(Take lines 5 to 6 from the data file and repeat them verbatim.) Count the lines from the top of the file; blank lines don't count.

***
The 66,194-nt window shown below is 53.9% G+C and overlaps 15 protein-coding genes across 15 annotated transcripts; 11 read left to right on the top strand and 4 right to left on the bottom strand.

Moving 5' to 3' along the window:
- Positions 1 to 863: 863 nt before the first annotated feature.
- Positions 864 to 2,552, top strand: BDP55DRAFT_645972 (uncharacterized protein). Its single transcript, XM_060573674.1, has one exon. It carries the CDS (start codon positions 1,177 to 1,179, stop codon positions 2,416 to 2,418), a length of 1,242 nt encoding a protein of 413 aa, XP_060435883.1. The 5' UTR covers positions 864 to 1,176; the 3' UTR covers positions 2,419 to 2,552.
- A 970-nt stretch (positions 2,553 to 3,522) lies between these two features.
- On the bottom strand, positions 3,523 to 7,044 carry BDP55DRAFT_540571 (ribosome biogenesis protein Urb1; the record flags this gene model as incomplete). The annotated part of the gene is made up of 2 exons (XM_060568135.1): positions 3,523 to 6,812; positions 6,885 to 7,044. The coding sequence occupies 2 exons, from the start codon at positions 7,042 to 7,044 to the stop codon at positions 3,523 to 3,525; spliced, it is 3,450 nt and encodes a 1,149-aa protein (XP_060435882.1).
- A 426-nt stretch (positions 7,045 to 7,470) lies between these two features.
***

- A 970-nt stretch (positions 2,553 to 3,522) lies between these two features.
- On the bottom strand, positions 3,523 to 7,044 carry BDP55DRAFT_540571 (ribosome biogenesis protein Urb1; the record flags this gene model as incomplete). The annotated part of the gene is made up of 2 exons (XM_060568135.1): positions 3,523 to 6,812; positions 6,885 to 7,044. The coding sequence occupies 2 exons, from the start codon at positions 7,042 to 7,044 to the stop codon at positions 3,523 to 3,525; spliced, it is 3,450 nt and encodes a 1,149-aa protein (XP_060435882.1).